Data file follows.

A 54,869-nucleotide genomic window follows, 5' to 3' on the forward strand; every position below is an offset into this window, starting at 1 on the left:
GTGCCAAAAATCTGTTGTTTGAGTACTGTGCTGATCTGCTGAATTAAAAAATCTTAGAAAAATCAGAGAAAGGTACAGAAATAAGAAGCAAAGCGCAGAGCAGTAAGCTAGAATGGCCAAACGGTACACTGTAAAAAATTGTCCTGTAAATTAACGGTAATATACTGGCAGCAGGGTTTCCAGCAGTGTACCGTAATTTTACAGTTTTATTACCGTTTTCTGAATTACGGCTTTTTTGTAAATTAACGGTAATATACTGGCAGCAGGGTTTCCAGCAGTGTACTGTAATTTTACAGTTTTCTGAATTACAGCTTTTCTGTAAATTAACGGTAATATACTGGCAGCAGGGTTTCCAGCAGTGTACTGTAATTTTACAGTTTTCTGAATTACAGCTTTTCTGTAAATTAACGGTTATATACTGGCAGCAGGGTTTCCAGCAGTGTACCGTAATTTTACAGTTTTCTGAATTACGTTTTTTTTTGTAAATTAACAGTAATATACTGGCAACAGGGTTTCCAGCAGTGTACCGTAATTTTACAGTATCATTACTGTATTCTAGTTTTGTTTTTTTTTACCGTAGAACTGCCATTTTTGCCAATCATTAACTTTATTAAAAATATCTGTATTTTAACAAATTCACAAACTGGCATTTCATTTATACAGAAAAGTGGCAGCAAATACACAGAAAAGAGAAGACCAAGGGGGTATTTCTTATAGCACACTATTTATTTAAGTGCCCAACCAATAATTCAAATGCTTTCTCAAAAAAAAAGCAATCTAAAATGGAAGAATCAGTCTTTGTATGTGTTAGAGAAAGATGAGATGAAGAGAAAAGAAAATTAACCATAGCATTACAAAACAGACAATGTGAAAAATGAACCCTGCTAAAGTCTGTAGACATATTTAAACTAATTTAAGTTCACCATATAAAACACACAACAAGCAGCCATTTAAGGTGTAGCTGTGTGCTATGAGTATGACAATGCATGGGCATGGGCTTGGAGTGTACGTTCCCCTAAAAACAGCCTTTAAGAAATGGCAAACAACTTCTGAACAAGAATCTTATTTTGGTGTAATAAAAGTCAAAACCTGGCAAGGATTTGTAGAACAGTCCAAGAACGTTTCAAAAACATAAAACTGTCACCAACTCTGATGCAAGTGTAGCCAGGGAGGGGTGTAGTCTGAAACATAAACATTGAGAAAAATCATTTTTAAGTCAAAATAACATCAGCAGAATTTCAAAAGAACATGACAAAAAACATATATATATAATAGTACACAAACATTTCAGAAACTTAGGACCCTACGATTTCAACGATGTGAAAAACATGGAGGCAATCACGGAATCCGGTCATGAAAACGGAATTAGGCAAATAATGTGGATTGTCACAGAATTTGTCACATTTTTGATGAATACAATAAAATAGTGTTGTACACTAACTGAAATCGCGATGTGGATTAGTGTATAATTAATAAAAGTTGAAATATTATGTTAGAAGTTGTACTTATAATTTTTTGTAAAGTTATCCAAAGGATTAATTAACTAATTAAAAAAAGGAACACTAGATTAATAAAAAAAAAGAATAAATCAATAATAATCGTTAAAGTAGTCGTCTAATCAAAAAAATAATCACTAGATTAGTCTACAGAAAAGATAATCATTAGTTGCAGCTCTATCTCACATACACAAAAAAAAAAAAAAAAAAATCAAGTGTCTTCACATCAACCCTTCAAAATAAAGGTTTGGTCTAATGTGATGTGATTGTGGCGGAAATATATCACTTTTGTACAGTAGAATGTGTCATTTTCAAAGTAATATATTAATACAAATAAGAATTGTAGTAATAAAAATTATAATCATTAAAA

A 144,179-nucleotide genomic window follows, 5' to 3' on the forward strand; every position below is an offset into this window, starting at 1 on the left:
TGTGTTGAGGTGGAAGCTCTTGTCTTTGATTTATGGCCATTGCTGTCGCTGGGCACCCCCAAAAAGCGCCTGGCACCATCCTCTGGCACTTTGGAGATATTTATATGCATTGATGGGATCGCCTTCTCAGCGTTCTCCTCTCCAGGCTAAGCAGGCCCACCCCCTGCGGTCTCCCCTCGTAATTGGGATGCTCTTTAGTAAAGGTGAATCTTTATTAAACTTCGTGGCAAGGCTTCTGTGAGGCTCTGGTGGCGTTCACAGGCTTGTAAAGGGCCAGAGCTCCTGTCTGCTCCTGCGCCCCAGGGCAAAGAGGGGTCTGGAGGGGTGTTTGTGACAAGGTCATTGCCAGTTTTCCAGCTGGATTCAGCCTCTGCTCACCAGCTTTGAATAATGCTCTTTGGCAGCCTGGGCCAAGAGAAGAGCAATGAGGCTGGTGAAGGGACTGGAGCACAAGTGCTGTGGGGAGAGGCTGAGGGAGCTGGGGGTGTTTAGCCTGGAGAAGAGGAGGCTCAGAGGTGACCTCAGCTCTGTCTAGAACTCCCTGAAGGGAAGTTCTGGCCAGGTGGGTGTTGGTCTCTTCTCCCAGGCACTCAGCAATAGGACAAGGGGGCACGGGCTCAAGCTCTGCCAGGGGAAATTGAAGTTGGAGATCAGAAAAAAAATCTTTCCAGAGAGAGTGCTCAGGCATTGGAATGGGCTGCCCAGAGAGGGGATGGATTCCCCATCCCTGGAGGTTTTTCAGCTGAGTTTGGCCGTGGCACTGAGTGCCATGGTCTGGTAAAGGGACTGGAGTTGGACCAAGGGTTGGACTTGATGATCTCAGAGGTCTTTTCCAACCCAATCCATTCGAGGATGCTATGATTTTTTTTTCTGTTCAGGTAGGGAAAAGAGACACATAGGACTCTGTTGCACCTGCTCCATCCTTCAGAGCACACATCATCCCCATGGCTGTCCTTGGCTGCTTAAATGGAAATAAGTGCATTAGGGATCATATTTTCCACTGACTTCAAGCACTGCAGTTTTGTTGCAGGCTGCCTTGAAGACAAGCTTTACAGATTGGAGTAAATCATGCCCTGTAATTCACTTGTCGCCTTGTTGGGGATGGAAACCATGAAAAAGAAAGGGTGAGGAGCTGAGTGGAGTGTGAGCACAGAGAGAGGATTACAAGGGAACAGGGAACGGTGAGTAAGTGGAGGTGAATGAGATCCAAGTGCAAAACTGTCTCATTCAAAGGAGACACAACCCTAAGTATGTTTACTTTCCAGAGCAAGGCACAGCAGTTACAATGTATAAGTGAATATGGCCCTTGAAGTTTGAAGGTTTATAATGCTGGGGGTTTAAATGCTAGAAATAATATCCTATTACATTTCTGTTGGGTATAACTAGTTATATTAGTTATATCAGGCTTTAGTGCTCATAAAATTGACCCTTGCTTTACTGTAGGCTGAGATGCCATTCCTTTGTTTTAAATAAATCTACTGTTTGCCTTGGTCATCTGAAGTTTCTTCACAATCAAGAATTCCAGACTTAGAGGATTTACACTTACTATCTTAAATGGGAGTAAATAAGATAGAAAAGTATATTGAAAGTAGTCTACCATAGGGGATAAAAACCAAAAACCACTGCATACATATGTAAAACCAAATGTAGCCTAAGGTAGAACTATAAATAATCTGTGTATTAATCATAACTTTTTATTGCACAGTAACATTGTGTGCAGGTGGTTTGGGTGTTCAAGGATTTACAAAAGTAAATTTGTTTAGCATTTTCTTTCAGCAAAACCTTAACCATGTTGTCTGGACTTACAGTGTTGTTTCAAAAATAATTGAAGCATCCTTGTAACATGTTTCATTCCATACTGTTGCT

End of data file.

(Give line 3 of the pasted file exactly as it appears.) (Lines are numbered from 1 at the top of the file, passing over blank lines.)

A 144,179-nucleotide genomic window follows, 5' to 3' on the forward strand; every position below is an offset into this window, starting at 1 on the left: